Happy new year! I am thrilled because it’s only 2 weeks into the new year and we already had a good snowfall! Now, to y’all in the north, this is no biggie, but for me it’s like a shot of coveted winter wonder!
If you follow me on IG (@wingswormsandwonder) you know I love snow and snowflakes, as per my bio, and that I spent last weekend’s snowday in super hygge mode to the max! (Unfamiliar with my Scandi obsession? Check the Seeds to Sprout section at the bottom of the post to learn more about hygge!)
So of course this week’s post had to be inspired by snow!
In December, I bought my first grade nephew the book
The Story of Snow: The Science of Winter’s Wonder
by Mark Cassino & Jon Nelson Ph.D. (Who are we kidding, we all know I bought that book for myself using a 6 year old as the excuse!)
This book is great! It’s full of actual magnified photographs of various types of snow crystals and flakes and explains how and why they grow in the various unique formations. Plus, it gives ideas for catching snowflakes to study yourself too.
The Story of Snow is beautiful and informative, filled with both photos and illustrations, would make a great addition to any home library or classroom, and is a super resource for lower elementary snow research work. It is quite an inspiring book for all ages, I’d say.
It even inspired me to make some snowflakes myself! I modified the “Circle Stars” activity in the Community Playthings blog to create these 6 pointed paper snowflakes.
I hope you have as much fun making them as I have been having. I’m hooked on making them in lots of different colors and sizes.
Make a Snowstorm of 6 Pointed Snowflakes!
They are easy! All you need is paper circles and scissors.
I even used some coloring book pages and used scratch pages out of a sketchbook and cut circles out of them. These snowflakes could be a fun way to up-cycle completed coloring books or even calendar pictures.
Take a paper circle and fold it in half.
Then, fold it into thirds to make a pie shape.
Folding the circle into thirds is the important part to making these snowflakes, as this is what gives them 6 points. Snowflakes specifically have 6 points, so that is key for them being snowflakes and not stars.
I learned in The Story of Snow that,
“6 is the magic number for snow crystals. This is because of the nature of water. Water molecules attach themselves into groups of six, which usually leads to crystals with six arms or six sides. A perfect…snow crystal has six fold symmetry.”
The folding into thirds is potentially the trickiest part of the whole process – and it’s not very tricky. (It could be for children though.) If you aren’t sure how to make equal thirds, fold one side in toward the center, making sure the outer edge of the circle stays aligned, then do the same for the other side. (I feel like saying it like this is more tricky than doing it!)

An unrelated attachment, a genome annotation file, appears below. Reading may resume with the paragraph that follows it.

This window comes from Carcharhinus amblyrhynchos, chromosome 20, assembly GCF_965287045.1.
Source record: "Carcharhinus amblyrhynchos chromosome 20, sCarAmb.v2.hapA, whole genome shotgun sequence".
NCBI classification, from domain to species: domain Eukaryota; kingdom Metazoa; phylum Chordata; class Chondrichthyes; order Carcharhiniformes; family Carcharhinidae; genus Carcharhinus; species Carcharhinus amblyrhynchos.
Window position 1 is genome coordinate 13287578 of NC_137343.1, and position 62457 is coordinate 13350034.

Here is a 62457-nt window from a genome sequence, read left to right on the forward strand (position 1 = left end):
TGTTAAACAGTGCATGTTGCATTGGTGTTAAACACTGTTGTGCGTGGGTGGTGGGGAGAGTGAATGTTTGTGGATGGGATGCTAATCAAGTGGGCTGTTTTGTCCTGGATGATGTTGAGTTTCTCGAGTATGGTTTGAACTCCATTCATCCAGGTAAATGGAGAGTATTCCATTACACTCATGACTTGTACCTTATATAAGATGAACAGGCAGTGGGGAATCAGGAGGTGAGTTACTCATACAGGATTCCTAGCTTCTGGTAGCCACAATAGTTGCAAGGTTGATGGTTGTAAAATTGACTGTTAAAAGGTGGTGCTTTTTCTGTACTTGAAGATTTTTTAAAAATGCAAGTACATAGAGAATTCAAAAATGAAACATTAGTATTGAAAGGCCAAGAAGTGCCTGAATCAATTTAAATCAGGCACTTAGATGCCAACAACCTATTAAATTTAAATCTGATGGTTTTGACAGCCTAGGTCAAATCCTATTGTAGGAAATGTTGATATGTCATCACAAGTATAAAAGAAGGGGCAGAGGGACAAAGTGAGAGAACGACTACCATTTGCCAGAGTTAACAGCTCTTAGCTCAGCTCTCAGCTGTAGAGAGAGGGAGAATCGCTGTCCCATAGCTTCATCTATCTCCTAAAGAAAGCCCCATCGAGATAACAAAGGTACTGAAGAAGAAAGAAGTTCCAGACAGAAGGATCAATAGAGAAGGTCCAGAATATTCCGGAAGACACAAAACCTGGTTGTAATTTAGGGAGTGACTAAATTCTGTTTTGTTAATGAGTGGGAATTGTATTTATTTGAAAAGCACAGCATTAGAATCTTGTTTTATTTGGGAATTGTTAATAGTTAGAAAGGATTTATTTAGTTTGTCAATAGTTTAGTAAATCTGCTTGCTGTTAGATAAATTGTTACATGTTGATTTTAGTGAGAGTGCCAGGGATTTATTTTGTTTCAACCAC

Once you have your folded “pie”, cut a line up the middle from the point. You can draw the line first if you like.
Be sure not to cut all the way through the piece. Leave a couple centimeters at the top.
Next, cut 2 lines on either side approximately the same distance from the center and to the same height as the center line.
Once the lines are cut, open up the circle.
It doesn’t matter what side of your paper is facing up if your paper is the same color on both sides. If it’s not, the side that is up will show more. Play around with alternating front and back sides up and see what you like for different papers.
Once the circle is open, begin to fold up the triangles from the center point. You may need to separate the tips from the center if they didn’t cut all the way through. This happens to me pretty much every time.
Do this to all 6 points. You can see above that having the white side up made my points blue and below that having the pink side up made my points white.
Both ways look great, just different. I like to make snowflakes in different sizes of the same colors, alternating whether the points are colored or white.
There you have them – 6 pointed snowflakes! Use them as:
- winter decorations,
- as an extension activity for snowflake and snow weather research work,
- as an extension for winter inspired “thirds” fraction work when made using the Montessori fraction insets,
- or even as stencils or collage material for nature art journaling!
Try using translucent, tracing, and painted papers, or even clear gels, felt, or foam sheets to hang colorful snowflakes outside in your snowy white trees!
How do you feel about snow? Is it worry or wonder inducing for you?
Share in the comments below!
Share pics of your snowflakes on Instagram #wingswormsandwonder and tag me so I can see!
Seeds to Sprout:
Want more ideas to creatively connect with winter nature? Try these:
How can you use the Montessori fraction insets to make these snowflakes in your classroom? Trace the whole to make the circle, trace the half into the circle to fold in half, then fold on the line. Then, trace the third piece 3x to make your 1/3 fold lines and fold on the lines!